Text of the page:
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Costa Mesa Votes to Annex 350 Acres

The city excludes two neighborhoods after harsh criticism from residents of unincorporated areas along the Newport Beach border.

April 03, 2001|JASON SONG | TIMES STAFF WRITER

The Costa Mesa City Council on Monday approved a plan to annex about 350 acres near the city's border with Newport Beach, despite the opposition of some residents of the affluent area.

The proposed annexation passed on a 5-0 vote.

However, after listening to hours of harsh criticism from residents, the council decided to exclude two neighborhoods from the plan--the Churchill area and Bay Knolls.

"I had a chance to buy a home in Costa Mesa and I didn't. I didn't want to be a part of their city so why would they want me to join now?" Dale Johnston of Bay Knolls told the council shortly before the vote.

Under the proposal, the city would absorb five "islands" of unincorporated land on the eastern edge of Costa Mesa. The islands are outside city limits but within Costa Mesa's official sphere of influence, a boundary which gives the city limited authority in the area.

For the Record
Los Angeles Times Thursday April 5, 2001 Orange County Edition Metro Part B Page 3 Metro Desk 1 inches; 34 words Type of Material: Correction
Annexation--A story Tuesday on Costa Mesa's annexation of county land misstated Newport Beach's position on the proposed El Toro airport. The city supports an airport at the closed Marine base but opposes expansion of John Wayne Airport.

The application will be forwarded to the Local Agency Formation Commission, the state authority that decides annexation matters.

The council believes the proposed annexation would help eliminate service duplication. The area is served by the county, but Costa Mesa's Fire and Police departments also respond to calls for service. Furthermore, council members wanted the area to adhere to Costa Mesa's zoning codes, which are typically more stringent than the county's.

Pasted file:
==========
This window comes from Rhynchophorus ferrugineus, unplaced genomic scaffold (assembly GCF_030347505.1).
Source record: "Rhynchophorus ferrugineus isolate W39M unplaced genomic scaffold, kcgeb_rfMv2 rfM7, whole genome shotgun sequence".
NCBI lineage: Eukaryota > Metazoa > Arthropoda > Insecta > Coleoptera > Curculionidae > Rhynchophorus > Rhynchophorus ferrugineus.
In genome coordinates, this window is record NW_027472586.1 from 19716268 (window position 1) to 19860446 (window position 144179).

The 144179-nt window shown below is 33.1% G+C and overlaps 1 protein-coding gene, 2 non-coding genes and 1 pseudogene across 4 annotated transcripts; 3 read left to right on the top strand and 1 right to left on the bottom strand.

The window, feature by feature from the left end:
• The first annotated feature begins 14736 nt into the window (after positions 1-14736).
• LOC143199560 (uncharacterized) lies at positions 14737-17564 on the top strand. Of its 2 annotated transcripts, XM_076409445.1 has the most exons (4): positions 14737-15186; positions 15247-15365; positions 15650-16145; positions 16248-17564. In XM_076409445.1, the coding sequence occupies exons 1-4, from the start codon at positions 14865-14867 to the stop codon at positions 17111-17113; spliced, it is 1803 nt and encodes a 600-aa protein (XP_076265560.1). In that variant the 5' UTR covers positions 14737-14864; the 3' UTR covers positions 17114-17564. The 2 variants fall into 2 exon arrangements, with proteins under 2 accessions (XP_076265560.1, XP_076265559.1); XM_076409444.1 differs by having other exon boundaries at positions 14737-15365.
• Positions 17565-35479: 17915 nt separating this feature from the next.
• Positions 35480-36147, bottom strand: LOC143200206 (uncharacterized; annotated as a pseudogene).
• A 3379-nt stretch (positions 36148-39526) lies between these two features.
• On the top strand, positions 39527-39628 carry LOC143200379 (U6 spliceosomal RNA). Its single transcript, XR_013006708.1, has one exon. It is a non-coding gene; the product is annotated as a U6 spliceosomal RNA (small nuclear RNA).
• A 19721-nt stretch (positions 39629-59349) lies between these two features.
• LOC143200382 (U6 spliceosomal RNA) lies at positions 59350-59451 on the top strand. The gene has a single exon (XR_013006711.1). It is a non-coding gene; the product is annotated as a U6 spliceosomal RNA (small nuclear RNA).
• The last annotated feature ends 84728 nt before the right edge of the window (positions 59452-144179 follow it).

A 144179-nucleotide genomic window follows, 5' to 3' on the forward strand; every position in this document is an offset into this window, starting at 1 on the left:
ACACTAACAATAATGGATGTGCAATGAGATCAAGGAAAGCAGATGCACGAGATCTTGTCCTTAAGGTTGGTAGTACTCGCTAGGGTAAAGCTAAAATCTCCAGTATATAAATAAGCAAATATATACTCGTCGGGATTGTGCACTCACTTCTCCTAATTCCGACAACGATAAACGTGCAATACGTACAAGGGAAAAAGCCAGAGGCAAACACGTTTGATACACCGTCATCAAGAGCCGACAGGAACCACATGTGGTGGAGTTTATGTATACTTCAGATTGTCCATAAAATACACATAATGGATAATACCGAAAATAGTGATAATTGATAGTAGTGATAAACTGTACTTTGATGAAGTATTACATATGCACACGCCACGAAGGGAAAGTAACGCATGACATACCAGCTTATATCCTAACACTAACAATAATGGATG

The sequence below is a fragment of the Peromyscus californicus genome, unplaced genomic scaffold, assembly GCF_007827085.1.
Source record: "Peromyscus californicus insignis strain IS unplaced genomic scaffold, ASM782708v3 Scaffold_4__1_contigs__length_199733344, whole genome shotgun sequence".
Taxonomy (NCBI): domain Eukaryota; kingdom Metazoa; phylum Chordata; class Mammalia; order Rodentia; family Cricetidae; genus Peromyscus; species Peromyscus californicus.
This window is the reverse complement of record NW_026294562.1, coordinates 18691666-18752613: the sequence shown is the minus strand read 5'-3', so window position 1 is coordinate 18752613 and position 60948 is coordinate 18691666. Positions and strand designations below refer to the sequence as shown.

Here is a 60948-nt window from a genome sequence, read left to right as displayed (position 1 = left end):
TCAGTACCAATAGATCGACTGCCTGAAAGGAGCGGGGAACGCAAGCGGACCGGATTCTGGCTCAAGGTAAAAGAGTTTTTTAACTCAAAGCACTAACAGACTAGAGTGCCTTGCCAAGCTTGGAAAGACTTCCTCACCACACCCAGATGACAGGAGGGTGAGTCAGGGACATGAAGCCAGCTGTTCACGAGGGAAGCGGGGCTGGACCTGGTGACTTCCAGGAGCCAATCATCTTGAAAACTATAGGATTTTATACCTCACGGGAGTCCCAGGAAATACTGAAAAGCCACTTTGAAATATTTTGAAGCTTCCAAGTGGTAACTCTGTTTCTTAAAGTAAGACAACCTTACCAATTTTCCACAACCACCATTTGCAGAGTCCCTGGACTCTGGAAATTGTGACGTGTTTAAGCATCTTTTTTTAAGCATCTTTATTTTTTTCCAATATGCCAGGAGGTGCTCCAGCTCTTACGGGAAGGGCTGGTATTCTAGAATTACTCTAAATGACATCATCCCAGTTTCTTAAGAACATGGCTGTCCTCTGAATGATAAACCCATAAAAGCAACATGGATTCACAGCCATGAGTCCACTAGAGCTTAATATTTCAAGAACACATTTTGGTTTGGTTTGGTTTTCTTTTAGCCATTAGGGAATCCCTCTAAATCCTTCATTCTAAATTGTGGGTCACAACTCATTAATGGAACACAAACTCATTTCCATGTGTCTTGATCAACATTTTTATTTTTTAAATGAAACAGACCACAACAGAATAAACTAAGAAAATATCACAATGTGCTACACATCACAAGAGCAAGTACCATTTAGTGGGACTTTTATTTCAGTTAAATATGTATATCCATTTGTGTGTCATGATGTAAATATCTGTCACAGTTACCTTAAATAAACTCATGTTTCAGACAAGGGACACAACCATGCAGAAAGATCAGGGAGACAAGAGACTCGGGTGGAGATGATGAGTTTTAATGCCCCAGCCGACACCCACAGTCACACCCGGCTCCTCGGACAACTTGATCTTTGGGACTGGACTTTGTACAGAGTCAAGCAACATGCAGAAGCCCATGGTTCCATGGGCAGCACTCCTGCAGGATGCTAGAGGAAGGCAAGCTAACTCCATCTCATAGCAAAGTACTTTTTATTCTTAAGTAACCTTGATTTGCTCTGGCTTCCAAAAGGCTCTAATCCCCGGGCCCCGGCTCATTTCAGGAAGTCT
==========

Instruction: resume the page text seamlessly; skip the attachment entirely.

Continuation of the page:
On Monday night, Councilman Gary Monahan proposed removing the two neighborhoods from the annexation, including Bay Knolls, because he feared residents would attempt to overturn the decision.

"It would simply be a waste of our time and money," he said Monday.

The county of Orange, Orange County League of California Cities and the agency formation commission have generally backed annexation of the county's almost 60 isolated pockets of unincorporated land.

"It's generally a good public policy from a service-delivery point to have islands annexed into a city," said Janet Huston, executive director of the Orange County League of California Cities.

But the annexation plans have not gone smoothly: Some of the nearly 1,750 residents in the area do not want to become part of Costa Mesa and would prefer to join Newport Beach, which has higher property values and stronger opposition to an El Toro airport.

"We don't dislike Costa Mesa, but it's a known fact that if you're in the area of an airport, you immediately lose value on your property," Ed Hall, chairman of the citizens' group Santa Ana Heights for Newport Beach, said before Monday's meeting.

Furthermore, a portion of Costa Mesa's annexation attempt might be thwarted by Newport Beach. Newport Beach submitted an annexation proposal to the agency formation commission on March 23, proposing to take over over 5,000 acres, including 55 acres in the neighborhood of Bay Knolls.

Although Bay Knolls residents unsuccessfully tried to join Newport Beach in 1996, the area is within Costa Mesa's sphere of influence and was included in the city's annexation request.

Agency formation commission officials will decide which city will annex Bay Knolls.

Newport Beach Assistant City Manager Dave Kiff does not see Costa Mesa's request as a "hostile move."

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